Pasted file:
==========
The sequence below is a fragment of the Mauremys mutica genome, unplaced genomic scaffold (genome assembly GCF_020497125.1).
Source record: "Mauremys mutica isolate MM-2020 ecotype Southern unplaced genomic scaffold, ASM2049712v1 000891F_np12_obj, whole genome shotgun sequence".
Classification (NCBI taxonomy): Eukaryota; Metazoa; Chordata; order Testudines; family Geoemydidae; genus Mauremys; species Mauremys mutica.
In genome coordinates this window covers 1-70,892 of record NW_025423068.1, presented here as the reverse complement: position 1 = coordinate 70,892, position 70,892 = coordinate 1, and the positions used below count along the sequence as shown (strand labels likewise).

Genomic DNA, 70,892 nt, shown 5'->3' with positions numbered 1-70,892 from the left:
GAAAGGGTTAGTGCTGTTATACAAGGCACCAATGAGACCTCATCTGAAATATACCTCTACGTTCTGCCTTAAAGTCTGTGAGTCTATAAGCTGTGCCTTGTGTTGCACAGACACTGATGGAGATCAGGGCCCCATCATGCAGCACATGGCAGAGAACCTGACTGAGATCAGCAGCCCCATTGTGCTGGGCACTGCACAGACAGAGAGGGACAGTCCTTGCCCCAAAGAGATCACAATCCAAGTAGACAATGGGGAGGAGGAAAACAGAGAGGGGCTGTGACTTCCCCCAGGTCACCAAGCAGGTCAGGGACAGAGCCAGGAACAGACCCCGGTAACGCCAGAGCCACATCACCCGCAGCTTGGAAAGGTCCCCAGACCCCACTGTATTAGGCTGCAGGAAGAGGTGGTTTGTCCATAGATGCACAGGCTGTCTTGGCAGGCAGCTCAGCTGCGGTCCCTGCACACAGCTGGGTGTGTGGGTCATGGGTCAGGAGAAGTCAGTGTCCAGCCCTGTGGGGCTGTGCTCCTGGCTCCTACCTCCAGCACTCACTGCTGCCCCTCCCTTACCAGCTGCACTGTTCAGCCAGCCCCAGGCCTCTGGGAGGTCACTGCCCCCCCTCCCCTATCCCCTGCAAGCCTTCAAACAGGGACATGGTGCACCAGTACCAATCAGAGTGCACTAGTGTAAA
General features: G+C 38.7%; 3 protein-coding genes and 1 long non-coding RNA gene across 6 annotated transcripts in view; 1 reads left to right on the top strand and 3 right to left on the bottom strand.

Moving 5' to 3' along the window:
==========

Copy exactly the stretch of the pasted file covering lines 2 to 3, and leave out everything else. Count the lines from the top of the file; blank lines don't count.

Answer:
Source record: "Mauremys mutica isolate MM-2020 ecotype Southern unplaced genomic scaffold, ASM2049712v1 000891F_np12_obj, whole genome shotgun sequence".
Classification (NCBI taxonomy): Eukaryota; Metazoa; Chordata; order Testudines; family Geoemydidae; genus Mauremys; species Mauremys mutica.